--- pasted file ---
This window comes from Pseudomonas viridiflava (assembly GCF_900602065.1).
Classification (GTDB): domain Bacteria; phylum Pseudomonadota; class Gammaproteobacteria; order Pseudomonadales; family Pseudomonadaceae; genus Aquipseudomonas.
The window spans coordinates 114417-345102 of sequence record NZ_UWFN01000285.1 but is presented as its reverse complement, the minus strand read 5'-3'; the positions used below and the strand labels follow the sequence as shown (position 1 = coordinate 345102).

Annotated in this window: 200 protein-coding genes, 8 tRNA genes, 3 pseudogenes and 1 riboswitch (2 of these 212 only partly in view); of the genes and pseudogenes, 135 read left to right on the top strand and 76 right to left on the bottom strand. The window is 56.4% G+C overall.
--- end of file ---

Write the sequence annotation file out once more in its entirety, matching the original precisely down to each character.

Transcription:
This window comes from Pseudomonas viridiflava (assembly GCF_900602065.1).
Classification (GTDB): domain Bacteria; phylum Pseudomonadota; class Gammaproteobacteria; order Pseudomonadales; family Pseudomonadaceae; genus Aquipseudomonas.
The window spans coordinates 114417-345102 of sequence record NZ_UWFN01000285.1 but is presented as its reverse complement, the minus strand read 5'-3'; the positions used below and the strand labels follow the sequence as shown (position 1 = coordinate 345102).

Annotated in this window: 200 protein-coding genes, 8 tRNA genes, 3 pseudogenes and 1 riboswitch (2 of these 212 only partly in view); of the genes and pseudogenes, 135 read left to right on the top strand and 76 right to left on the bottom strand. The window is 56.4% G+C overall.